During Midsommar the veil between the worlds of the humans and the supernatural is believed to be almost non-existent. Hidden magical treasures are said to pop out from the ground, which makes it an excellent night for treasure hunters. It is also the perfect day to foresee the future. Girls picking seven different kinds of flowers and laying them under their pillow at night will dream of the man they will marry (we can promise you that many, if not most, Swedish girls have done this, including the author of this text). Picking flowers had to be done in complete silence, otherwise, the magic would be broken and the dream lost. Another tradition connected to the number seven and Midsommar night is jumping over seven fences, through doing this you could expect to receive both good health and successful harvests for the year ahead (and yes, we have done this in modern times too, sometimes gaining broken bones as a result)!  

One of Sweden’s most beloved paintings is Midsummer Dance (Midsommardans) by Anders Zorn from 1897. In the background of all the dancing couples, you can see a maypole closer to what it looks like in our modern days. Photo: Anders Zorn, Public Domain.

All in all, Midsommar is originally a Christian tradition. Later on, it developed into a hybrid of Christian traditions, for example, the cross-like maypole, and the adoption of folklore offering magical interpretations. In other words, we Swedes get a little bit of both, and it’s our most cherished day of summer (maybe even the year)! There is indeed something magical in gathering a group of people together to celebrate summer and the summer solstice, and it is a tradition well worth keeping and passing on to future generations. Some may wake up lonely with headaches and leftover dreams of our future spouses, but some may get lucky after impressive frog dances around the maypole after a schnapps too many!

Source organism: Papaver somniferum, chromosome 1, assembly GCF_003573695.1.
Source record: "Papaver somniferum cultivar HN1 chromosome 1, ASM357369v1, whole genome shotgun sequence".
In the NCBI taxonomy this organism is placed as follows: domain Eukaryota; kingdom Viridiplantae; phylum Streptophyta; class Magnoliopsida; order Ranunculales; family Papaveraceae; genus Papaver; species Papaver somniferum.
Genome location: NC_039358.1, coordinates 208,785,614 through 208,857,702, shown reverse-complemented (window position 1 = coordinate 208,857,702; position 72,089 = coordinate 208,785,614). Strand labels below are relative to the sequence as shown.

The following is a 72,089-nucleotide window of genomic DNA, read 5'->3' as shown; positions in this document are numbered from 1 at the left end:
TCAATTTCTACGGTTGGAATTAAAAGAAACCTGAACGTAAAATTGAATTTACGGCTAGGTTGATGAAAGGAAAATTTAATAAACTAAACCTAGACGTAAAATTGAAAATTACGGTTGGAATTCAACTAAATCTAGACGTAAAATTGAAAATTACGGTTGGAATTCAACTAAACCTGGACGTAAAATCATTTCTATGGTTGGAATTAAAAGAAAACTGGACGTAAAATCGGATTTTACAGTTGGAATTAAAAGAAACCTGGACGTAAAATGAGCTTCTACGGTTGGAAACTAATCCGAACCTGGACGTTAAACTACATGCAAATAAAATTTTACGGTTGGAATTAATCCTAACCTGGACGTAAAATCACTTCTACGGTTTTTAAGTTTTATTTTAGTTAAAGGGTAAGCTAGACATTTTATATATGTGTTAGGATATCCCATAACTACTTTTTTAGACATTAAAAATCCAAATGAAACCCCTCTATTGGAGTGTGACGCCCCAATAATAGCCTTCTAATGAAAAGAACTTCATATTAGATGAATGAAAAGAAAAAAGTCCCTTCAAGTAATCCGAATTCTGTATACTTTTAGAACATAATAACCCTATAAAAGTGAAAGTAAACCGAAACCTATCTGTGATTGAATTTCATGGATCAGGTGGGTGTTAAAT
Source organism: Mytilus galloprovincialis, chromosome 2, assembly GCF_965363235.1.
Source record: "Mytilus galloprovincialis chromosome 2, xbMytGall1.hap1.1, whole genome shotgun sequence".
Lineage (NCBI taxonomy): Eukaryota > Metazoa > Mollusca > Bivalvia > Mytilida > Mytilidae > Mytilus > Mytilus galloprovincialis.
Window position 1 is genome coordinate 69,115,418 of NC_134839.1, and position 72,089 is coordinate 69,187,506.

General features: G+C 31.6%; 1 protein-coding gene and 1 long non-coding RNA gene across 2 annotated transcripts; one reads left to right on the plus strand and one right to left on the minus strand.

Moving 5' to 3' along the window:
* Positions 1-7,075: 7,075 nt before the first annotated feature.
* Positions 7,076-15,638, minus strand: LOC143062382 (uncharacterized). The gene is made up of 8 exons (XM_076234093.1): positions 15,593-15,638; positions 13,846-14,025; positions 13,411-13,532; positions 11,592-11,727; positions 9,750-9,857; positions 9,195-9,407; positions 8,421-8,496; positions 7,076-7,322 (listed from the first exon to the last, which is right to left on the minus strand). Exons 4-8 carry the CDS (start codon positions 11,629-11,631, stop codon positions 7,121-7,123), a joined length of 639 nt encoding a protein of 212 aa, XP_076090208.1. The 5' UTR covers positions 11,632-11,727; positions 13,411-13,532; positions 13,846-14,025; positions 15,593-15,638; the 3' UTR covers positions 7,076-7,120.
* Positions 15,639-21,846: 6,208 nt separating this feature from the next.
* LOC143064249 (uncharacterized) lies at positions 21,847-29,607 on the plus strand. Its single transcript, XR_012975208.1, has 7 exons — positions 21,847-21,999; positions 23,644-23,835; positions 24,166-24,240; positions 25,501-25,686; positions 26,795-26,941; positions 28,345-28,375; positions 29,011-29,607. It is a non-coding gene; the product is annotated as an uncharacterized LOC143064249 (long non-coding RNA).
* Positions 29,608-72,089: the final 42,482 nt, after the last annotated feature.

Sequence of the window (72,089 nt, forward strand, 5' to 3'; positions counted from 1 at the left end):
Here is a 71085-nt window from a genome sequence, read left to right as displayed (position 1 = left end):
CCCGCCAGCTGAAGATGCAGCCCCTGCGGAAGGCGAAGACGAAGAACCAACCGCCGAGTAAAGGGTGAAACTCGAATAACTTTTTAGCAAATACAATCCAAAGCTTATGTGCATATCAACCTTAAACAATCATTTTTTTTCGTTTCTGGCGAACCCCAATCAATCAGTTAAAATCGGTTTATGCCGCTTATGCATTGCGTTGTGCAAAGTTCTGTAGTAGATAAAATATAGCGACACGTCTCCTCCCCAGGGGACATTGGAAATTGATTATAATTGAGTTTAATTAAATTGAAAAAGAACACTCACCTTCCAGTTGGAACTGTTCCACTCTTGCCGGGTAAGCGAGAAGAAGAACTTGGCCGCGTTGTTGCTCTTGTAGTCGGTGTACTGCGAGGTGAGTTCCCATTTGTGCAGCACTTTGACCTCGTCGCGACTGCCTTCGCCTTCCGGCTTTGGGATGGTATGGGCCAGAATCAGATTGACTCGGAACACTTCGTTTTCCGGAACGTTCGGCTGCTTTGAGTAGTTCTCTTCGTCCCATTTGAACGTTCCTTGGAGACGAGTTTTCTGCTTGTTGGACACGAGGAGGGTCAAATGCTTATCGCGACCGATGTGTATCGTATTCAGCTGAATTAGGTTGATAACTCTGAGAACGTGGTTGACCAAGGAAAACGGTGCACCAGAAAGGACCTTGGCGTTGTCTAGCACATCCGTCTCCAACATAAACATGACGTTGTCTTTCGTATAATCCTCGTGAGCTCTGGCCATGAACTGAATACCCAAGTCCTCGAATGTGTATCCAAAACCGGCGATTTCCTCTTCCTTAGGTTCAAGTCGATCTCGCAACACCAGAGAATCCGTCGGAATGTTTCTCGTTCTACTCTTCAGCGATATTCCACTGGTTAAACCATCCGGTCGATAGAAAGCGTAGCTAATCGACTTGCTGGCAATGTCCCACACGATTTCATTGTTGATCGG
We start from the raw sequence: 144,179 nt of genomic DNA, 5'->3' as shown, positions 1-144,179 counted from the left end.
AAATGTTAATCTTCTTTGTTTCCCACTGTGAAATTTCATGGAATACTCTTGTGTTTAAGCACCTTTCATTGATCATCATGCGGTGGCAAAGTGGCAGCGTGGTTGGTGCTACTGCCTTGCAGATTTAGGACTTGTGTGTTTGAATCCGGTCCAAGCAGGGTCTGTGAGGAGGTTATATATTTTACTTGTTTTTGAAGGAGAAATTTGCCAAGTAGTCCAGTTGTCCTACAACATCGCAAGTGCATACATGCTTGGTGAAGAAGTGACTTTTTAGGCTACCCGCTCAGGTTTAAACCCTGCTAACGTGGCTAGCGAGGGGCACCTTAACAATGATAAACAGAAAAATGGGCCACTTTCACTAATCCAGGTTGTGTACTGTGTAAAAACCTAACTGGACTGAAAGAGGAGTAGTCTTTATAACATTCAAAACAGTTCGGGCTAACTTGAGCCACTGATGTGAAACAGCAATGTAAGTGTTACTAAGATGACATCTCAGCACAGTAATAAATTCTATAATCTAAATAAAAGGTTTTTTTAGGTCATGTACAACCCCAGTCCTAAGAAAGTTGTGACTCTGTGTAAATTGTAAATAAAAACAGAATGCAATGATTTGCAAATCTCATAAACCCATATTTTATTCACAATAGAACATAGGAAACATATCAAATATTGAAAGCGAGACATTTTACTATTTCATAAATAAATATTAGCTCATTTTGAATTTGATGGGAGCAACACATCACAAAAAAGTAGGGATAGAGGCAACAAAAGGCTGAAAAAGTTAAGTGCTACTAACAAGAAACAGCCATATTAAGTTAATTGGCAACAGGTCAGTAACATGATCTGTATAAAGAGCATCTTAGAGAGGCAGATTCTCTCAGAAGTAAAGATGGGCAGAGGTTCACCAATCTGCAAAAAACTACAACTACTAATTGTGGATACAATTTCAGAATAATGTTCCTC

Happy Midsommar to all of you! Maybe we will see you dancing around a maypole here in 2022? Be sure to send us the invite well ahead of time! 

Oh, and by the way, if you want to see an example of a classic Swedish Midsommar, check this out!

About the author

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Medieval Scandinavian Osteoarchaeologist with a Bachelor of Arts in Archaeology specialized in Osteology, from Uppsala university, Campus Gotland. My Bachelor's thesis focused upon the correlation between social status and health in the medieval church ruin S:t Hans in Visby, Gotland.

Master of Arts in Archaeology (two years), Uppsala university, Campus Gotland. In my Master's thesis I analyzed human remains (isotope-, bone density-, and morphological analysis) from individuals found at the Cistercian Roma monastery, Gotland. My aim was to get an understanding of the relationship between the living and the dead by studying both human remains and burial constructions in an isolated community context.

My future goal is to work full time as an archaeologist and also finish a PhD focusing at late Iron Age and early Medieval studies in Osteoarchaeology.